Nonfiction Reading Unit — Lessons We Learned From Occupy Wall Street

By Jeremy Rinkel on November 28, 2011
  • Grades: 9–12

©Alan Gottlieb

 As I searched for a topic for my nonfiction literature circles to read about and discuss, I read a blog post from the Occupy Chicago website. Given the amount of media coverage the Occupy Wall Street movement has received around the world, I decided that this would be an interesting topic for our literature circles. I am neither for nor against the Occupy Wall Street movement but feel there are lessons that schools, teachers, and students can learn from the protesters and the movement itself. Continue reading to see how we studied the Occupy Wall Street movement and came up with eight lessons. 


Select Articles

Typically, I would select an excerpt out of a book, but when I realized that most students had not heard about the movement, I decided to select articles. To avoid having students choose the same articles, I assigned different websites to each row of students in my classroom, and to each class period. My goal was to get different perspectives on the movement from the multitude of media sources. This allowed us to learn about media bias and to consider the differences between conservative and liberal media coverage. 




Read and Summarize

Students were required to read and summarize the article they brought to class. I also asked students to pick out three main points that the author of the article wanted the reader to grasp from the reading. 




Small Group Discussion

The students shared the three main points of their article with in their small groups. Each group answered three questions in their discussion: 

1. What lessons can schools learn from the Occupy Wall Street movement?

2. What lessons can teachers learn from the Occupy Wall Street movement?

3. What lessons can students learn from the Occupy Wall Street movement?

Each group was required to nominate a spokesperson to report their answers during the class discussion.

Class Discussion & Bulletin Board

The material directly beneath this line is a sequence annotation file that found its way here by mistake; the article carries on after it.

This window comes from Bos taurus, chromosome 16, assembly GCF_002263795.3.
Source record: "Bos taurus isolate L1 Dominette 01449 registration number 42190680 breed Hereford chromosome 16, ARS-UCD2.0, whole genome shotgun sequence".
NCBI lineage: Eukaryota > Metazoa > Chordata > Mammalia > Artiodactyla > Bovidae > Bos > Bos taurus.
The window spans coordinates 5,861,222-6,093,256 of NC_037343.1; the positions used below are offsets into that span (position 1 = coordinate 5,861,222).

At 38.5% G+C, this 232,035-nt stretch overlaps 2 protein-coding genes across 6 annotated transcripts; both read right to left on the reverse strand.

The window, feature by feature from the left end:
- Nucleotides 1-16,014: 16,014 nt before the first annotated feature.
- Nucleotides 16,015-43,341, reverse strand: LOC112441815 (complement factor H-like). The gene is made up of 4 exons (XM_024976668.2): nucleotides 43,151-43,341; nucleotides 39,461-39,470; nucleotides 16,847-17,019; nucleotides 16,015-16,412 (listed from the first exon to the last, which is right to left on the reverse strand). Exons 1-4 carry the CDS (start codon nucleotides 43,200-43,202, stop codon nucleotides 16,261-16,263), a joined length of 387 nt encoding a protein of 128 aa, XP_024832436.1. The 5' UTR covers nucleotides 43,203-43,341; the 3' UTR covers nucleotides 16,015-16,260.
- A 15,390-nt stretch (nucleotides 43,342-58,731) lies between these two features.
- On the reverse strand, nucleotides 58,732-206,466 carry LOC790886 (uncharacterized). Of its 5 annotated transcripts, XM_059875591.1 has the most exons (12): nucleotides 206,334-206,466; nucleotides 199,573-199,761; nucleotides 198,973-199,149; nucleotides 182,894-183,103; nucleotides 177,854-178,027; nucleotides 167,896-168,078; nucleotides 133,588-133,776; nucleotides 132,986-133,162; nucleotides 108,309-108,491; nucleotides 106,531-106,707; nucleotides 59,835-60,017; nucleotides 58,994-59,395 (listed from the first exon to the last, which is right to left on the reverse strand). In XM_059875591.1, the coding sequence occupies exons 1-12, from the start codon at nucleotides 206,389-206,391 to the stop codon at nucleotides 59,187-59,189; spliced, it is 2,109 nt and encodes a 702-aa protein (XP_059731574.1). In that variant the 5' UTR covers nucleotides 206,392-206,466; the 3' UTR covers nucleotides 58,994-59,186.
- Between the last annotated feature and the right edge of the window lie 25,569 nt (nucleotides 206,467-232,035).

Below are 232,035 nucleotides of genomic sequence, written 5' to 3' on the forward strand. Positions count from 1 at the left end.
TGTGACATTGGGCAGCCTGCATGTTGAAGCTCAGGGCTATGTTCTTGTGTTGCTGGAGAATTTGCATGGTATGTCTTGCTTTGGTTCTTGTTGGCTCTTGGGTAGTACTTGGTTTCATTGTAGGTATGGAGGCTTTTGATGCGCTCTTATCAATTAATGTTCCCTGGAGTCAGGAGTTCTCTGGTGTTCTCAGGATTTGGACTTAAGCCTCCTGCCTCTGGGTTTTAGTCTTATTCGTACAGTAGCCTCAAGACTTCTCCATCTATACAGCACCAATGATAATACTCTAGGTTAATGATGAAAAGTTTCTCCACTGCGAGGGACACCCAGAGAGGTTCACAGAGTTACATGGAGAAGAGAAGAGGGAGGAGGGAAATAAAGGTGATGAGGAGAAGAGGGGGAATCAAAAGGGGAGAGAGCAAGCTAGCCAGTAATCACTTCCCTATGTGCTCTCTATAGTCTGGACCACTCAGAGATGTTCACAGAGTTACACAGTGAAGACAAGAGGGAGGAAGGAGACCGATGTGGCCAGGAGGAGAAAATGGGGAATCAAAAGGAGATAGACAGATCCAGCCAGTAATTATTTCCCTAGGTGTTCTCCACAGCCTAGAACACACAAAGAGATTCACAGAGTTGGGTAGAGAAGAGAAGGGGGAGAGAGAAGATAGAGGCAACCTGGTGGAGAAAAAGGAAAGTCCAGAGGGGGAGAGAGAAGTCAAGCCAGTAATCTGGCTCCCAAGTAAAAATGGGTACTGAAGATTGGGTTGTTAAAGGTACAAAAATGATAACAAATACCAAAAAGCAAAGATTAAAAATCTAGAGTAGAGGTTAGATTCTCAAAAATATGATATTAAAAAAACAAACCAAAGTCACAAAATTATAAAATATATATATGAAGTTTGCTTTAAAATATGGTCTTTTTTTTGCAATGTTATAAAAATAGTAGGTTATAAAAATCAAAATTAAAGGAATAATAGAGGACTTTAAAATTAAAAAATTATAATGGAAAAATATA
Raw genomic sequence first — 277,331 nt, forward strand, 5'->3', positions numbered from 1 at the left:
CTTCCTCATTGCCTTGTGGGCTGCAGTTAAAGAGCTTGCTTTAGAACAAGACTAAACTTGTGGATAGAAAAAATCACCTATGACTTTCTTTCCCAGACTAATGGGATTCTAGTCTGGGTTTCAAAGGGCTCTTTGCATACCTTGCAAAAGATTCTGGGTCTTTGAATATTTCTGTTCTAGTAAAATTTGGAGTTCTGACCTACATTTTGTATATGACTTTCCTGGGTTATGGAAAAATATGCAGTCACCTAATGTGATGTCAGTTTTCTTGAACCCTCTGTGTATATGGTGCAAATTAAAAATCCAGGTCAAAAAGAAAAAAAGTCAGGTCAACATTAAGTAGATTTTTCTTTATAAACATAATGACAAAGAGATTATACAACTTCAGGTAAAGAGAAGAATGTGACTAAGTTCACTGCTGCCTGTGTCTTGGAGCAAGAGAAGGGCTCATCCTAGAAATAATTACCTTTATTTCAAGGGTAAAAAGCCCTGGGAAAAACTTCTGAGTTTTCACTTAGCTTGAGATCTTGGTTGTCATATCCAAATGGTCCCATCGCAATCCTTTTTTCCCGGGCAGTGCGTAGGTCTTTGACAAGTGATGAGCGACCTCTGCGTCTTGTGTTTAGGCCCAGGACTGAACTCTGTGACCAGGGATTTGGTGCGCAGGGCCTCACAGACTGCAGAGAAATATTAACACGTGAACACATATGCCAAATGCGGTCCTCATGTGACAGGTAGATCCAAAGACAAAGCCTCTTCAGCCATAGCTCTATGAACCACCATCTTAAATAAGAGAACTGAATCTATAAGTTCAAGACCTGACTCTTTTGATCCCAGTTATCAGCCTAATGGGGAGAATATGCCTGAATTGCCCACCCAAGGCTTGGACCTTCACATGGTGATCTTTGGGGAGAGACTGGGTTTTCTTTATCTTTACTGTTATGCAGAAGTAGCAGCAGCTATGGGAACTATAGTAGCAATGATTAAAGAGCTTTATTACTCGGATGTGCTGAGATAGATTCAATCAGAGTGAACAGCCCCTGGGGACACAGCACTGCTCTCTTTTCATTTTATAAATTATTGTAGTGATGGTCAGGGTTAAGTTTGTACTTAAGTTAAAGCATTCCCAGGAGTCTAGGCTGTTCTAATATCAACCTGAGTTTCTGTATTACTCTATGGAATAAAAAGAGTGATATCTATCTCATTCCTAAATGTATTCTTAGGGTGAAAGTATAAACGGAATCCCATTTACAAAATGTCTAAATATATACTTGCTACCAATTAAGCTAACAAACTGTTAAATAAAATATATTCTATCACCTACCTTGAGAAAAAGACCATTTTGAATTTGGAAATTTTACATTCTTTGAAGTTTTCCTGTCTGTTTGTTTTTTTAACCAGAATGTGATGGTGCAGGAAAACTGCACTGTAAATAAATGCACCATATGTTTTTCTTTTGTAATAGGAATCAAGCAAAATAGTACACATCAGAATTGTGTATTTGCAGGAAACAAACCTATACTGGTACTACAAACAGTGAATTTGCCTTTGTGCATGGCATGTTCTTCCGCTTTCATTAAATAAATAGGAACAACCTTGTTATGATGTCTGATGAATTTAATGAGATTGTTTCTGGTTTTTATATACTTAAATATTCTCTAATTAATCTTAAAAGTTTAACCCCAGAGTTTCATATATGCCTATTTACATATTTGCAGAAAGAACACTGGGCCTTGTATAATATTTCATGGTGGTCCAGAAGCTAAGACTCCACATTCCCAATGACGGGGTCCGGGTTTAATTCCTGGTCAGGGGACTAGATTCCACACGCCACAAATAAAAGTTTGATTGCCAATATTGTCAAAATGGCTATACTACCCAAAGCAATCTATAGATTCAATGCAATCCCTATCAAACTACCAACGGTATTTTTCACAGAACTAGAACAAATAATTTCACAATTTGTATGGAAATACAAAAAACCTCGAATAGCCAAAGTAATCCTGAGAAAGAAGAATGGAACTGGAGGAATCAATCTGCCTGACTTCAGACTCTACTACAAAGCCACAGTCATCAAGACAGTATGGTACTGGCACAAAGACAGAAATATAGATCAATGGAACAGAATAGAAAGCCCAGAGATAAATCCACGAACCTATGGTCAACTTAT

During the class discussion, the spokespeople reported each group's answers to the above questions. As each student presented, I took notes to assist the class in creating our class bulletin board. I made suggestions on the bulletin board, but students organized the overall look of it. My three requirements were that the board include the eight lessons, a photo with each lesson, and a title for the board.

Here are the eight lessons we chose for our bulletin board:


Eight Lessons That Occupy Wall Street

Can Teach Schools, Teachers, and Students:


1) Be persistent.


2) Stand up for what you believe in.


3) Understand the power of one.


4) Determine a clear purpose.


5) Set achievable goals.


6) Utilize social networking for communication.


7) Take education seriously.


8) Work hard.



I think my kids got a great lessons from OWS, which I didn't see in your coverage:
1)Go to college with a plan for a degree that is marketable
2)Create your marketability by working hard in every job (volunteer or paid)
3)Good hygiene helps in your marketability
4)Consider the cost of the school you are choosing- you will be expected to pay it back
5)You need to stand on your own two feet
6)Whining about the costs you have incurred for your education and your own marketability makes you look shallow, self-centered, and foolish.

And the final lesson for me: consider the bias of the source from which you purchase books. We might not need all the scholastic books we buy each month, after all.

I wonder if the lessons are going to include all the reports about rape, defecation, urination,overdoses, the breaking of the law by these people living in the park and the destrucction of some parks like in Oregon that is going to cost ten of thousands of dollar at the expense of tax payers plus overtime pay for policeman.

The bias here is beyond belief!

Yes where was the coverage of the Tea Party Protests which were peaceful, violated no laws and left the site cleaner than they found them? Instead the Tea Party was either ignored or worse yet demonized as terror group.

How can you claim OWS was a peaceful nonviolent protest with participants spitting at police, defecating in public and on police cars and destroying public property and violating laws?

I really enjoyed reading about this lesson! I think that this format of lesson can be applied to so many current event topics, which is important to teach, especially to high school students.

I look forward to reading about more lessons like this one from you in the future!

-Elisha Robinson

So, when do you cover the Tea Party?

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